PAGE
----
Zhaowei Liu, Manjie Li, Yongcan Chen
Wednesday 1 july 2015
9:00 - 9:15h at Europe 1 & 2 (level 0)
Themes: (T) Water engineering, (ST) Computational methods
Parallel session: 8E. Engineering - Computational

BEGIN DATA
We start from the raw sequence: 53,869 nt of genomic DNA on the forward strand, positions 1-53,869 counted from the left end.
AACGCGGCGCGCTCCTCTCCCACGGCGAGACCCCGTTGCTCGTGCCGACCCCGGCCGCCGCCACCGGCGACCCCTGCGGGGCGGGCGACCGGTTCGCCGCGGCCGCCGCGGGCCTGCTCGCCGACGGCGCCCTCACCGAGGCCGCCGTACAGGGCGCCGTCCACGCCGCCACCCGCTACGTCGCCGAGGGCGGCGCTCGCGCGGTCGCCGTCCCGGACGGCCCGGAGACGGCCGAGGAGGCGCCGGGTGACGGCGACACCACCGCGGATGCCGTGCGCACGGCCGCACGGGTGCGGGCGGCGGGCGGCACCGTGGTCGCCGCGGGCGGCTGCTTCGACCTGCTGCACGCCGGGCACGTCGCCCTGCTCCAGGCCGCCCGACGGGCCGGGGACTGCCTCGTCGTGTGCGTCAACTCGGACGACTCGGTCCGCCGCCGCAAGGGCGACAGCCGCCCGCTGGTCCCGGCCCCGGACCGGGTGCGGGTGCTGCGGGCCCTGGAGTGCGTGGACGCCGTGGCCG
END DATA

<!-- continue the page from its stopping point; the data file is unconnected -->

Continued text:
In regulated rivers, hydropeaking is a common phenomenon caused by the rapid increase or decrease in the release of water from upstream reservoir hydropower stations when there is a great fluctuation in the demand for power. For a hydropower plants cascade, the flow in the downstream reservoir is significantly affected by upstream hydropeakings. In the present paper, we discuss associated problems and measures related with downstream boundary conditions when trying to simulate such artificial flows with a one-dimensional hydraulic model. Usually, the downstream boundary condition may be flows, stages or a rating curve. But none of them can be easily and correctly used in the simulation of hydropeaking flows in a reservoir: the flow at the downstream boundary is not easily available; stage errors at downstream boundary may be propagated throughout most of the domain due to a pretty small hydraulic gradient in reservoirs; a rating curve measured under natural conditions is not suitable for such artificial flow. We propose two methods for solving the problems. One is extending the simulated domain downstream with a large hydraulic gradient reach and specifying a constant stage at the downstream boundary. The other is using a modified non-reflecting boundary condition as the downstream boundary condition. Both methods are used and compared in the simulation of a hydropeaking flow in the Three Gorges Reservoir resulted from the planning upstream hydropower station.